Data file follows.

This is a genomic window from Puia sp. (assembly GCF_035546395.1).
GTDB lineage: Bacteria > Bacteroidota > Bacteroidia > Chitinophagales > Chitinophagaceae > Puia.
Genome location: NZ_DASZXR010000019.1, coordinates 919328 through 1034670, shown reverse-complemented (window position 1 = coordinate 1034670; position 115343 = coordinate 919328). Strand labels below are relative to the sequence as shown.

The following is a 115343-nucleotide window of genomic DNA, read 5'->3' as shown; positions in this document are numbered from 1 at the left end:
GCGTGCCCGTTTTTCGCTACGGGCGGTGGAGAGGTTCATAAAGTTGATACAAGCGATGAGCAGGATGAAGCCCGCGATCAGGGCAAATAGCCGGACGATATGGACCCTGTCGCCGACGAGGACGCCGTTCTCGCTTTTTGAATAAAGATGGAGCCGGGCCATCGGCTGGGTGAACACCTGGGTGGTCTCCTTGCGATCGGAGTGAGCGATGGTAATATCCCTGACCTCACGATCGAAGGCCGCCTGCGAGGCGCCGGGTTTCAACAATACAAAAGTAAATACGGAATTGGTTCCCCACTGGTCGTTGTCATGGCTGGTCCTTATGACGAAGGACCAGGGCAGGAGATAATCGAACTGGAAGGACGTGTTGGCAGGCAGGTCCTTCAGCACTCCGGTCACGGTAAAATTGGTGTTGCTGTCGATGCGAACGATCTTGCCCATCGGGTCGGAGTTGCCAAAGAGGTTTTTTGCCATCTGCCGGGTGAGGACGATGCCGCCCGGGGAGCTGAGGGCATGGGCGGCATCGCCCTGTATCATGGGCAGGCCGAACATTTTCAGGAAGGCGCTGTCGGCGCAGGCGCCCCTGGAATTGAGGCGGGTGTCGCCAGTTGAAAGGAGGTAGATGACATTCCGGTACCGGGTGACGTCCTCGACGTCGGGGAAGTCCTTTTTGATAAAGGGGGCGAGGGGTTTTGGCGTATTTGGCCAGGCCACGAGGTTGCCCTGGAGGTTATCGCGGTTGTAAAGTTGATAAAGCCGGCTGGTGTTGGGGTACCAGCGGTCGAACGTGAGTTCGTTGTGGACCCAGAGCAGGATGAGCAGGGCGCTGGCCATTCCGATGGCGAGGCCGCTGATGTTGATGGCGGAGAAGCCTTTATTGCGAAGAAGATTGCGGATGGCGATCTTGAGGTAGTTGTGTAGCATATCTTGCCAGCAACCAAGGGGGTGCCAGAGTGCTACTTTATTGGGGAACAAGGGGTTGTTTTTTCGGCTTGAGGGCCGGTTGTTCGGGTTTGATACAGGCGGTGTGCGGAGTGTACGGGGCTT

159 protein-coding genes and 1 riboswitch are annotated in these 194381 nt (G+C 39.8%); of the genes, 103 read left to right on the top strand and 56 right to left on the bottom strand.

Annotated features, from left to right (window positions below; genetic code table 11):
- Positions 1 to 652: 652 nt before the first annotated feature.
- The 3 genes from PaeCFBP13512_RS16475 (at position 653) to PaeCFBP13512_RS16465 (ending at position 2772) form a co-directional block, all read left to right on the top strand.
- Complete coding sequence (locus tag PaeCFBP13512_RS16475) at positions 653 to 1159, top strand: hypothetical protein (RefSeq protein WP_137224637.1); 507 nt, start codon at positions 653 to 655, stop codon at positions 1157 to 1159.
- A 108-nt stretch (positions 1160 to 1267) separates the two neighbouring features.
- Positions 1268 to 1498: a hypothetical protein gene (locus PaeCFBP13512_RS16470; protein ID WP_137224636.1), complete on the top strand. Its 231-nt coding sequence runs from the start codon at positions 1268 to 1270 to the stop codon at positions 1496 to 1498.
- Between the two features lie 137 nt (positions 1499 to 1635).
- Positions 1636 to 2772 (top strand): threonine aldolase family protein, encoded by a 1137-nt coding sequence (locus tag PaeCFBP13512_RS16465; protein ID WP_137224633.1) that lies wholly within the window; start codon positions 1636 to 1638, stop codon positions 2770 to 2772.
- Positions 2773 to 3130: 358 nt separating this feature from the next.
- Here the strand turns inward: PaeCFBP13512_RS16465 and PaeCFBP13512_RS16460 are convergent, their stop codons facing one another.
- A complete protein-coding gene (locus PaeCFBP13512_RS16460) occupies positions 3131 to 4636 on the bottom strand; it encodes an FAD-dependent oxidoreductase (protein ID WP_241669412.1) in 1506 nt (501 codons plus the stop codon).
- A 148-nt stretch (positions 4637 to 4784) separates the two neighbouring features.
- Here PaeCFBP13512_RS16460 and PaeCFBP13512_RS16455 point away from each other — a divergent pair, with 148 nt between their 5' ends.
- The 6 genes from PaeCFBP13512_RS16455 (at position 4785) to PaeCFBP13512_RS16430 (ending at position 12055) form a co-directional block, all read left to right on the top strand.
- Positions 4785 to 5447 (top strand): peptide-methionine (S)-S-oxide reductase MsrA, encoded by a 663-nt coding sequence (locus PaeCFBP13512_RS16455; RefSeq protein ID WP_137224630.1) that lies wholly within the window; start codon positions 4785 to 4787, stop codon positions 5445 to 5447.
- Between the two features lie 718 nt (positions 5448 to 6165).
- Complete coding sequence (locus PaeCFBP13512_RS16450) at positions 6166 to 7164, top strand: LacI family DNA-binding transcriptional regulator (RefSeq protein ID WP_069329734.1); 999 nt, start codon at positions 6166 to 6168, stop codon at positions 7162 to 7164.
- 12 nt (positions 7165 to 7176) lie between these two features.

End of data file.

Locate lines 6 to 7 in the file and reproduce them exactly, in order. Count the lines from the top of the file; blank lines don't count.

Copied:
159 protein-coding genes and 1 riboswitch are annotated in these 194381 nt (G+C 39.8%); of the genes, 103 read left to right on the top strand and 56 right to left on the bottom strand.

Annotated features, from left to right (window positions below; genetic code table 11):